Randall Reeves grew up dreaming of the sea. On his second date with his now wife Joanna, he confided in her that his childhood dream of going deep blue sea sailing. Serious, around the world alone sailing.
Reeves learned to sail on the rivers of Central California, and has followed his dream. In 2010, he completed a two-year, 12,000-mile solo-loop of the Pacific Ocean (which he’s now crossed seven times) in a 30-foot sailboat – seeing Joanna only every four months. Then in 2014, he sailed through the Northwest Passage, an exhausting 65-day trip through 5,000 mostly frozen miles in the Arctic. Reeves was hooked. Every time he returned home, he soon returned to the sea. He told his (very understanding, it has to be said) wife he couldn’t be a normal person again, and wanted to be on the ocean.
The Figure 8 Voyage passes through the world’s five oceans, approaches the North and South Pole and goes around treacherous Cape Horn twice. The journey is roughly 40,000 miles, which is roughly the equivalent of going around the globe twice. No one has done this before.
Reeves’ first Figure 8 attempt started in September 2017 aboard a 45-foot aluminum boat he named Moli. Storms knocked out his electronics and windows. He stopped in Tasmania for repairs and started wondering if he’d ever complete this. He didn’t.
But you can’t keep a good sailor down. In October 2018, Reeves set out on Moli, again from San Francisco. We interviewed the 57-year-old while he was momentarily in port at Dutch Harbor, Alaska, on his final leg to the finish line, the Golden Gate Bridge back in San Francisco.
How massive is the ocean?
People often ask me about what interesting places I’ve visited when cruising, as if a long sea passage is about getting to the other side. But for me, much of my pleasure and much the draw is in seeing the ocean itself, for itself, as it is and in the raw. It’s the ocean that fascinates me; the crossing — not the destination, per se — is what’s interesting.
The ocean is, after all, the single largest feature on earth; it counts for three-fifths of everything here. Yet most of us rarely get even ankle deep at the beach. Consider the Pacific Ocean, for example. In surface area, it’s 15 (that’s a 1 and a 5) times larger than the U.S., including Alaska. Recall the last time you flew across the U.S. Now take that times 15 and that’s the size of ONE of the five oceans on Earth. The amount of water here (and by this I mean seawater — fresh water only accounts for 5% of total water) is truly mind-boggling. And I can tell you, after making many passages across all that, the sense of “wow” doesn’t diminish.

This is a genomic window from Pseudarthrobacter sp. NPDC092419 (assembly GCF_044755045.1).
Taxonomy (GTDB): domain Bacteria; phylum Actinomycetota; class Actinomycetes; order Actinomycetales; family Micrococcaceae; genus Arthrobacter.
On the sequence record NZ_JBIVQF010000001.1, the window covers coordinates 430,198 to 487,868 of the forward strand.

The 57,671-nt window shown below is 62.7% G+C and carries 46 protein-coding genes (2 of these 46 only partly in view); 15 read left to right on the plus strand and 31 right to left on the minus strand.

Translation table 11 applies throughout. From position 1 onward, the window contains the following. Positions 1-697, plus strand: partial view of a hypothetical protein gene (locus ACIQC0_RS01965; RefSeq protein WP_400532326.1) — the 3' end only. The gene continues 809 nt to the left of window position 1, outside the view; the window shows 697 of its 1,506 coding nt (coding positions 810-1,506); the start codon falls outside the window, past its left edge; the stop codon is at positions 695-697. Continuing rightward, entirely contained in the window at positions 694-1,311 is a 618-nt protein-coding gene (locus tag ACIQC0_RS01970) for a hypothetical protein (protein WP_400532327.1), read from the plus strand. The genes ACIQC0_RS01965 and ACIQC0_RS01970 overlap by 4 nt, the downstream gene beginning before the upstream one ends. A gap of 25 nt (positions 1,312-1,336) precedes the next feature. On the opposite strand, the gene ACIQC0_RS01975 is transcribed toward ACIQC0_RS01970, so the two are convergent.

Arthur C. Clark once said: “How inappropriate to call this planet Earth when it is quite clearly planet Ocean.”
What did you do to keep yourself from going insane?
You keep busy, is what! Especially for singlehanders like me — sailors call other crew members “hands”; so a singlehanded is a boat with but one crew. It’s a common misconception that sailors have oodles of free time for such luxuries as going insane. There’s running the boat: making sail, trimming sail, making adjustments to Monte (my wind-driven steering device – whom I talk to) and fixing what breaks (there’s always something that breaks). Then there’s the cooking and cleaning and route planning and somewhere in there I try to squeeze in some sleep. It’s a lot. And it gets more difficult when the weather is rough — which is quite the typical thing where I like to sail. I have filled the boat with books. And I just don’t have time to read them. As to going insane, there isn’t time for that!
Besides, if you are doing what you enjoy and have always dreamed of doing, there’s little reason to go insane.
Was there too much solitude?
So, clearly, I’m the kind of guy who enjoys solitude in large doses. I’m quite happy with my own company, or, to be more specific, I’m quite happy with the company of boat, wind and sea. But one does want all good things to come to an end, eventually. On this second Figure 8 Voyage attempt, I sailed from my home port in San Francisco all the way to and under Cape Horn, all the way around the Southern Ocean and under Cape Horn again and from there up the Atlantic Ocean to Halifax, Nova Scotia — alone, and without stopping. The distance was about 30,000 miles and to do that I was at sea for 237 continuous days — 8 months! By that time, I was ready for a small break, and to see my wife again. I miss her company more than anything. In this time I spoke to Joanna and my family once around Christmastime by satellite phone and then did an interview from sea some time later. As I recall it, I went all the way around the Southern Ocean, Cape Horn to Cape Horn (110 days) without voice contact. That’s probably the longest.
That said, even a very sane person (like myself, ahem!) begins to talk to himself after a while. I talk to the boat, talk to the wind vane. And I write every day, so words are still flowing through my head, even if they are not being exchanged with another human directly.
What are you most tired of?
My cooking. I don’t have a refrigerator or freezer. All my food is canned (meats, veg, soups) or dried (pasta, rice, quinoa, dried beans, etc.). It’s good, hearty stuff, but my menu is small. One breakfast, muesli with dried milk, crackers and cheeses for lunch, and five different stew-type dinners. After a few months of that, I just want pizza by the slice and a cold beer.
The other thing that gets tiring after time is the constant motion. You can never move freely; you are always on all fours and / or hanging on while trying to get dressed or make coffee or make the bed. You can’t just lay the can opener down because it will get thrown to the other side of the boat; if you chop an onion, keep a hand over it or it will end up on the floor. That gets tiring after a time. You scream at the top of your lungs, “Just hold the fuck still.”
How has this excursion changed you?